It’s important to linguistics because: very often, language learning “gurus” pedal non-scientific advice based on their own experiences. (Or worse: lie about their own accomplishments for social media.) This linguistics book uses real science and real stories to help budding language learners understand the process in a better way.

You’ll love this book if: you want to learn or teach languages (or already do).

3. Getting Through

Richard Roberts, Rober Kreuz, 2018 Single-sentence summary: Discover language learning and communication beyond grammar and vocabulary.  It’s important to linguistics because: very often, language learning places emphasis on the standard or written spoken language. Through interesting stories and scientific studies, this linguistics book talks about the less-discussed parts of learning a language. Check it out to learn more about cultural faux-pas, foreign politeness rules, “low” dialects, new slang, and body language. You’ll love this book if: you’ve learned at least one language to fluency but still can’t figure out why you suffer so much miscommunication.

4. The Babel Lexicon of Language

McIntyre, Jeffries, Evans, Price, Gold, 2021 Single-sentence summary: Get an entertaining crash-course into the different parts of language and start using linguistics terms like a pro. It’s important to linguistics because: it’ll help you understand how syntax is different than grammar, what a morpheme and nucleus is, and why you make those little noises when listening to someone speak. You’ll love this book if: you want to understand linguistics but only if it means having fun.

5. Because Internet

Gretchen McCulloch, 2019 Single-sentence summary: A pop linguist teaches you all about the language of the internet through stories and studies that are sometimes funny, sometimes cringe, and always interesting. It’s important to linguistics because: more and more communication is being done through digital interfaces like phones, email, or social media. Because Internet is the most popular linguistics book to explore this new field of linguistics to date. You’ll love this book if: you’ve wondered about why your parents use emojis wrong, why “ok” is friendly” but “ok.” is angry; or WHY SOMEONE TYPING LIKE THIS MAKES YOU FEEL LIKE THEY’RE SHOUTING AT YOU.

6. Talking Back, Talking Black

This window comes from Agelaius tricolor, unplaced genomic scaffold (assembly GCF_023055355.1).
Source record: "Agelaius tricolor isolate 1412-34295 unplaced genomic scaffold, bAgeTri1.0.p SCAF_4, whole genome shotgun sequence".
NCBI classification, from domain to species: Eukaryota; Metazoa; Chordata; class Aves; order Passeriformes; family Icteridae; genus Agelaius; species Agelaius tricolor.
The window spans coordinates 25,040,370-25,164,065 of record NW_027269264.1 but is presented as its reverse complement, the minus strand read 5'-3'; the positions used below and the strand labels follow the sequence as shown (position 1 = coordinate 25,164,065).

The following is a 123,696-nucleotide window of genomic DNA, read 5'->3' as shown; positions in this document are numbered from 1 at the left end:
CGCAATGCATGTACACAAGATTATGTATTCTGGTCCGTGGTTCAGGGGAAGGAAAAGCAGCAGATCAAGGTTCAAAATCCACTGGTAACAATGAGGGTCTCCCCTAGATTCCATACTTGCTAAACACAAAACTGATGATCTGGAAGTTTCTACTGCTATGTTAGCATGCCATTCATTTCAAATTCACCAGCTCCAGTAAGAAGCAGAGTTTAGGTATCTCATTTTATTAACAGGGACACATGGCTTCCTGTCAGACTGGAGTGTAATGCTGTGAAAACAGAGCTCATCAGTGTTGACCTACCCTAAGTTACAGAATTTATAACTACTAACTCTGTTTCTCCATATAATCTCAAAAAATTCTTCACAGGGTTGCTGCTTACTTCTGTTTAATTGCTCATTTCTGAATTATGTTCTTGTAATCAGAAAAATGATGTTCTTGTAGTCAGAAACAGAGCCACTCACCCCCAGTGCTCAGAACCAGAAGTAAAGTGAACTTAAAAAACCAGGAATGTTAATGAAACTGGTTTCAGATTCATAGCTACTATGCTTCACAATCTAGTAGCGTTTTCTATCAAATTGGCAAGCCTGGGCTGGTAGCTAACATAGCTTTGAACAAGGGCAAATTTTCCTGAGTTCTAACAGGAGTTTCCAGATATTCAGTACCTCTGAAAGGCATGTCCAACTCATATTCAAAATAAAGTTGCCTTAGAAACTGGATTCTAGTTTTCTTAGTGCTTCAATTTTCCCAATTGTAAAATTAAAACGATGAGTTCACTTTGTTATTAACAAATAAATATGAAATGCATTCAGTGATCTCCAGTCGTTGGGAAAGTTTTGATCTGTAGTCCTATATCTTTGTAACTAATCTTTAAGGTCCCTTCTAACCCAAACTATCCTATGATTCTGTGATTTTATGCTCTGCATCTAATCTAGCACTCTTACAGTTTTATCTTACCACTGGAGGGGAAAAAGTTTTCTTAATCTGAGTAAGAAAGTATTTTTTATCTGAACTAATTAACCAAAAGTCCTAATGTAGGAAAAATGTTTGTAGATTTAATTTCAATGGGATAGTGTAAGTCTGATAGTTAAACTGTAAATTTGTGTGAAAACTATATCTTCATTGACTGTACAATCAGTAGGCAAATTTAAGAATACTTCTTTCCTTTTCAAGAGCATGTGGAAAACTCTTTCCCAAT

John McWhorter, 2018

Single-sentence summary: A famous linguist takes apart the myth that Black people in the US and Canada speak “incorrectly”.

It’s important to linguistics because: African American English is a real English dialect with a rich history, a ton of innovation, and plenty of grammar rules. This book helps readers peek behind the curtain and see how this unique dialect works, as well as why it should be used in schools as an amazing linguistics tool.

You’ll love this book if: you know Black lives matter and want to explore English from a new and refreshing point of view.

Gifts for language lovers
Shopping for linguistics books as gifts? Make sure you check out our recommended gift list!

7. Freeing the Natural Voice

Kristin Linklater, 2006 Single-sentence summary: A classic in the theatre world, master teacher Kristin Linklater teaches how to use your whole body to mindfully communicate without words. It’s important to linguistics because: linguistics isn’t just sentence structure and words. How you use your whole body as an instrument for communication is an often overlooked part of language learning. You’ll love this book if: you want to embody the language learning process and not just focus on vocabulary and grammar.

8. Ultralearning

Scott Young, 2019 Single-sentence summary: An autodidact blogger reveals his learning tricks like a magician showing what’s behind the curtain. It’s important to linguistics because: while it’s not an actual linguistics book, it’s one of the only books on this list that deals with scientific methods for how to learn a language. Scott also explores other things (like computer science and writing), but his personal language learning stories are a huge focus of the book. You’ll love this book if: you want to work smarter and not harder when it comes to language learning.

9. Fluent Forever

Gabriel Wyner, 2014

Single-sentence summary: A language-learner turned app-maker goes through a variety of memorizing techniques and their practical application for language learning.

It’s important to linguistics because: very few language learning apps are scientifically-based. Back when Gabriel was just a blogger, these were the techniques he was using–and eventually, they’re the ones he used to create one of the only seriously effective language apps on the market.